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 Wednesday 03 October 2007
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SUDAN: New road map to chart course against AIDS in the south

Photo: Gabariel Galwak/IRIN
One of the very few posters about HIV/AIDS in the town of Malakal, Sudan.
JUBA, 12 April 2007 (PlusNews) - Efforts to control the spread of HIV in southern Sudan have been given a shot in the arm by a US $28.5 million grant from the Global Fund to fight AIDS, Malaria and Tuberculosis, as well as a new roadmap for containing the epidemic.

The money comes more than two years after the Comprehensive Peace Agreement ended 21 years of war in the south, which left the region largely dependent on the United Nations (UN) and nongovernmental agencies to provide the few available health services.

According to Patrick Sweeting, head of the UN Development Programme (UNDP) in southern Sudan, work on the roadmap was led by UNDP and the Global Fund, in cooperation with the Southern Sudan AIDS Commission (SSAC); it is expected to lead to a national HIV/AIDS policy and strategic framework by the end of July.

Tekleab Kedamo, a programme coordinator for the Global Fund, said the roadmap was divided into two parts: a planning stage, which has just been completed, and a later coordination stage. The SSAC would play a central role in implementing the plan.

Communication between the various players in the HIV field had been a problem in the past: "There hasn't been much coordination - in three years there have been two stakeholder meetings," Kedamo commented.

The roadmap also plans to bring southern Sudan in line with the UNAIDS-endorsed 'Three Ones' principle of HIV/AIDS management, widely considered to be the best practice, consisting of one coordination mechanism, one strategic framework, and one monitoring and evaluation system.

Not a minute to spare

When the peace agreement was signed in 2005, the late John Garang, leader of the former southern Sudanese rebels, predicted that after the war, AIDS would become the region's biggest enemy.

HIV prevalence is still low compared to neighbouring countries such as Kenya and Uganda. Recent studies suggest this is typical of countries where conflict limits movement, thereby reducing HIV infections. But Amber Kimbro, UNDP regional HIV/AIDS programme manager, commented that the window of opportunity for maintaining low prevalence was rapidly shrinking. She described the situation in southern Sudan's capital, Juba, where a condom is still hard to come by and the only visible evidence of efforts to raise HIV awareness are rusty old signs from the garrison years, as "potentially explosive".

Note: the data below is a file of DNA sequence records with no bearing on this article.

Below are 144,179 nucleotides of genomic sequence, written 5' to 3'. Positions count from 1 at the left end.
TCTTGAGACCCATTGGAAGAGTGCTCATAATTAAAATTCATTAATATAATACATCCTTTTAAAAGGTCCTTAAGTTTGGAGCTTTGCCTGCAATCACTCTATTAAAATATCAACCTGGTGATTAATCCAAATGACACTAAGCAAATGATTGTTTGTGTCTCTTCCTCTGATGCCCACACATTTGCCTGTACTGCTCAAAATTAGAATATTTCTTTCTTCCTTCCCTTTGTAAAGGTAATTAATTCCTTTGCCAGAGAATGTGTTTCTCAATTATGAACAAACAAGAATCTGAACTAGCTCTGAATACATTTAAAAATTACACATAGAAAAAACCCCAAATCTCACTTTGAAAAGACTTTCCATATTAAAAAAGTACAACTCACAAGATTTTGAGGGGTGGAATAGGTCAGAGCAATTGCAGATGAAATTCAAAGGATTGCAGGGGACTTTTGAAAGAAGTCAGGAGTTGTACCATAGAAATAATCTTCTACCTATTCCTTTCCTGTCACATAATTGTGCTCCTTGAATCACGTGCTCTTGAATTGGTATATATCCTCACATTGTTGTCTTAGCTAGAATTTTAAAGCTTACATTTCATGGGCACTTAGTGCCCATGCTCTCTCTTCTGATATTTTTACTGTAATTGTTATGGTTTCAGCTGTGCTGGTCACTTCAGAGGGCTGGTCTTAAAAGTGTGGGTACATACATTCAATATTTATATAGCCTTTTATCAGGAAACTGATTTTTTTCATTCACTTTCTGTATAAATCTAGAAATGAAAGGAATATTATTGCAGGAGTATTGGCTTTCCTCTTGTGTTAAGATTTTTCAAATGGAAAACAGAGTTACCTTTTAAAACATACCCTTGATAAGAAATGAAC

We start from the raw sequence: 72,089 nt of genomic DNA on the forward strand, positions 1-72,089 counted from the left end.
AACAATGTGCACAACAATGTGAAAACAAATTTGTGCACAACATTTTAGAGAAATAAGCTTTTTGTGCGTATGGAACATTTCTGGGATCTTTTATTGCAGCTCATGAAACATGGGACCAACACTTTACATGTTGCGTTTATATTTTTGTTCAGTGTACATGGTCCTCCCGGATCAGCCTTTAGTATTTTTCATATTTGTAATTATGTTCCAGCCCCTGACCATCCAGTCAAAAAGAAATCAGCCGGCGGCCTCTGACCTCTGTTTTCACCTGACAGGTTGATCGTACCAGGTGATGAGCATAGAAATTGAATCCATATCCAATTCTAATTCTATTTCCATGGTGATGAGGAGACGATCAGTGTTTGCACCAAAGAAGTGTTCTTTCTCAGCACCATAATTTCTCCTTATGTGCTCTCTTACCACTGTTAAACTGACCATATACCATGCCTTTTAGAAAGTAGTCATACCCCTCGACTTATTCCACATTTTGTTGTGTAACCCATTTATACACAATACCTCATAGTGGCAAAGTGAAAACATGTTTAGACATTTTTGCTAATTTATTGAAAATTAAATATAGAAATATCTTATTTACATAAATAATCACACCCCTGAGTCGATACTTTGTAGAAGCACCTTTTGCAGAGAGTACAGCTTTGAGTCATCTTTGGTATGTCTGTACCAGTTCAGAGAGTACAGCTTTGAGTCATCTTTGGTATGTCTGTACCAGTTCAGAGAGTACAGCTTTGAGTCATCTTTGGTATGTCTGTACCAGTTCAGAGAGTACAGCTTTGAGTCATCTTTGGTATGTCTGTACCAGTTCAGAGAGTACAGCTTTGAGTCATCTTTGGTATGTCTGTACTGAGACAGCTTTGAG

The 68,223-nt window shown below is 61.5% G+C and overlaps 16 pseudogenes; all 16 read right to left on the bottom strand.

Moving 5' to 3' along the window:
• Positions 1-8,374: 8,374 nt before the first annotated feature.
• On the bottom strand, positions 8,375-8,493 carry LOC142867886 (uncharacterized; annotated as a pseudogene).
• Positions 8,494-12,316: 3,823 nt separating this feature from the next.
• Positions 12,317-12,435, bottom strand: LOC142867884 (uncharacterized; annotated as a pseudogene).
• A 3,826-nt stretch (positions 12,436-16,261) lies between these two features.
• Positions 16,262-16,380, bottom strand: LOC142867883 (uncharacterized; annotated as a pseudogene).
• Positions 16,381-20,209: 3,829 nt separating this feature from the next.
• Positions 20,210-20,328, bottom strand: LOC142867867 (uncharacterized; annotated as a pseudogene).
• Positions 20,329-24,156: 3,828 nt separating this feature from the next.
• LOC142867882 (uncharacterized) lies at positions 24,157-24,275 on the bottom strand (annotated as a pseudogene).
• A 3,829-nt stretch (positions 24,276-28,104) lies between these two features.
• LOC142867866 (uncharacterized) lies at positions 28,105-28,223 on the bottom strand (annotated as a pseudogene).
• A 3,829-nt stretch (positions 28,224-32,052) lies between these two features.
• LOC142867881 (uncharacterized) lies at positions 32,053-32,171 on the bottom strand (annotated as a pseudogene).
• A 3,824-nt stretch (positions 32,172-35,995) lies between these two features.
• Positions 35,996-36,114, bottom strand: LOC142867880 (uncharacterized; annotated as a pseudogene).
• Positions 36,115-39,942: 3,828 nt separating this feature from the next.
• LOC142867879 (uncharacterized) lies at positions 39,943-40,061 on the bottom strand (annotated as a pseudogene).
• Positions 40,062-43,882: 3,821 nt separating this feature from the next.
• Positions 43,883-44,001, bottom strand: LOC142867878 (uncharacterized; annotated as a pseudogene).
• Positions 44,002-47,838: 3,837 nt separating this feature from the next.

"The signing of the peace agreement opened the door to a massive movement of people: uniformed service personnel, traders, truckers and also the return of internally displaced people and refugees," she said. "It is time to act very fast."

Juba's HIV/AIDS voluntary counselling and testing centre is one of only six recognised by SSAC to cover the vast, sparsely populated region.

A recent survey by the UN refugee agency, UNHCR, reported that 20 percent of people tested in Juba were found to be HIV positive. Although they were self-selected and therefore not representative of the general population, a UN analyst who preferred anonymity said she considered the results "alarming".

UNDP and Global Fund officials agree that levels of HIV awareness and prevalence vary hugely across the region. A 2006 behavioural surveillance survey of populations affected by conflict found that HIV prevalence in people aged between 15 and 49 ranged from 0.4 percent in Rumbek town, in the centre of the south, to 4.4 percent in Yei, near the Ugandan border in the far south.

Serious setbacks

Bellairo Ahoy Ngong, who heads the SSAC, acknowledged that the fight against AIDS in southern Sudan had experienced serious setbacks, partly because donors had failed to honour pledges of financial support.

The underfunded SSAC only came into being in June 2006 after a long delay, and inherited what Kimbro described as a "very broad and basic" policy from its wartime predecessor, the New Sudan AIDS Council.

Its ability to carry out programmes has also been handicapped by a lack of skilled health workers, some of whom have been snapped up by better-paying nongovernmental organisations. Kedamo said a portion of the Global Fund money, which is to last five years, would be used to recruit more staff. New hospitals and health centres will also be built across the region.

Even with the new roadmap and funds, efforts to scale up HIV prevention activities in southern Sudan are vulnerable to further setbacks. Kedamo said security problems had already disrupted work in the southwest, where the Ugandan rebel group, the Lord's Resistance Army, continues to have a presence.


Theme(s): (IRIN) HIV/AIDS (PlusNews), (IRIN) Prevention - PlusNews


[This report does not necessarily reflect the views of the United Nations]
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